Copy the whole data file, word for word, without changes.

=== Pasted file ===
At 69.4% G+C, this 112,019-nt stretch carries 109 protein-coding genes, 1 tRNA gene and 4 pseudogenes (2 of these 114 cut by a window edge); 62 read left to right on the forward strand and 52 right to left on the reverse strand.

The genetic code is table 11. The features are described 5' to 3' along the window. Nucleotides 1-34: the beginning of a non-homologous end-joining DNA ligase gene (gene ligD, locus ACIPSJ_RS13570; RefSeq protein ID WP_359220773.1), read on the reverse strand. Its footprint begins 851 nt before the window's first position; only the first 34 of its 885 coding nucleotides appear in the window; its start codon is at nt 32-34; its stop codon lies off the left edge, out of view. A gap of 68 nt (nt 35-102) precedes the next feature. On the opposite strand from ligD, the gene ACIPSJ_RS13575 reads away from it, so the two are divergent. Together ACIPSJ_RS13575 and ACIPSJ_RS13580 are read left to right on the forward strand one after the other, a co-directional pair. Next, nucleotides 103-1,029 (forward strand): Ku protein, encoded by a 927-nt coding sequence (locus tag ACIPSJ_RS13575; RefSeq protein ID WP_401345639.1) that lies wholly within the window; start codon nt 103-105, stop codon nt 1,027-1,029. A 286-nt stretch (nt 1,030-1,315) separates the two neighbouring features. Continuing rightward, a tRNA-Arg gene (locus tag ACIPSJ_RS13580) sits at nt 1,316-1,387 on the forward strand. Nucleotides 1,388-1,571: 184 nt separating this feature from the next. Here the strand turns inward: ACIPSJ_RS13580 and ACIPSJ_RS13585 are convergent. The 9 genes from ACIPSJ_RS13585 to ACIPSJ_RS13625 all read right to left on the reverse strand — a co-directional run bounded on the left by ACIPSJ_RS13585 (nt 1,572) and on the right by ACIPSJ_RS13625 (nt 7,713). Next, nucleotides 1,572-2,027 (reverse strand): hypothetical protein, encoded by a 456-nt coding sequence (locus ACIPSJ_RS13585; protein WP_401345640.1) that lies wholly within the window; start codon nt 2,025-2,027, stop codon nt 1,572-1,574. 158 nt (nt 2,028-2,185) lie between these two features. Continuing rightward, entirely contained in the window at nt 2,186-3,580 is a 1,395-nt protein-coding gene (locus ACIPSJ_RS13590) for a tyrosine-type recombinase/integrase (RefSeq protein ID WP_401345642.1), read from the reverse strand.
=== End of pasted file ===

At 69.4% G+C, this 112,019-nt stretch carries 109 protein-coding genes, 1 tRNA gene and 4 pseudogenes (2 of these 114 cut by a window edge); 62 read left to right on the forward strand and 52 right to left on the reverse strand.

The genetic code is table 11. The features are described 5' to 3' along the window. Nucleotides 1-34: the beginning of a non-homologous end-joining DNA ligase gene (gene ligD, locus ACIPSJ_RS13570; RefSeq protein ID WP_359220773.1), read on the reverse strand. Its footprint begins 851 nt before the window's first position; only the first 34 of its 885 coding nucleotides appear in the window; its start codon is at nt 32-34; its stop codon lies off the left edge, out of view. A gap of 68 nt (nt 35-102) precedes the next feature. On the opposite strand from ligD, the gene ACIPSJ_RS13575 reads away from it, so the two are divergent. Together ACIPSJ_RS13575 and ACIPSJ_RS13580 are read left to right on the forward strand one after the other, a co-directional pair. Next, nucleotides 103-1,029 (forward strand): Ku protein, encoded by a 927-nt coding sequence (locus tag ACIPSJ_RS13575; RefSeq protein ID WP_401345639.1) that lies wholly within the window; start codon nt 103-105, stop codon nt 1,027-1,029. A 286-nt stretch (nt 1,030-1,315) separates the two neighbouring features. Continuing rightward, a tRNA-Arg gene (locus tag ACIPSJ_RS13580) sits at nt 1,316-1,387 on the forward strand. Nucleotides 1,388-1,571: 184 nt separating this feature from the next. Here the strand turns inward: ACIPSJ_RS13580 and ACIPSJ_RS13585 are convergent. The 9 genes from ACIPSJ_RS13585 to ACIPSJ_RS13625 all read right to left on the reverse strand — a co-directional run bounded on the left by ACIPSJ_RS13585 (nt 1,572) and on the right by ACIPSJ_RS13625 (nt 7,713). Next, nucleotides 1,572-2,027 (reverse strand): hypothetical protein, encoded by a 456-nt coding sequence (locus ACIPSJ_RS13585; protein WP_401345640.1) that lies wholly within the window; start codon nt 2,025-2,027, stop codon nt 1,572-1,574. 158 nt (nt 2,028-2,185) lie between these two features. Continuing rightward, entirely contained in the window at nt 2,186-3,580 is a 1,395-nt protein-coding gene (locus ACIPSJ_RS13590) for a tyrosine-type recombinase/integrase (RefSeq protein ID WP_401345642.1), read from the reverse strand.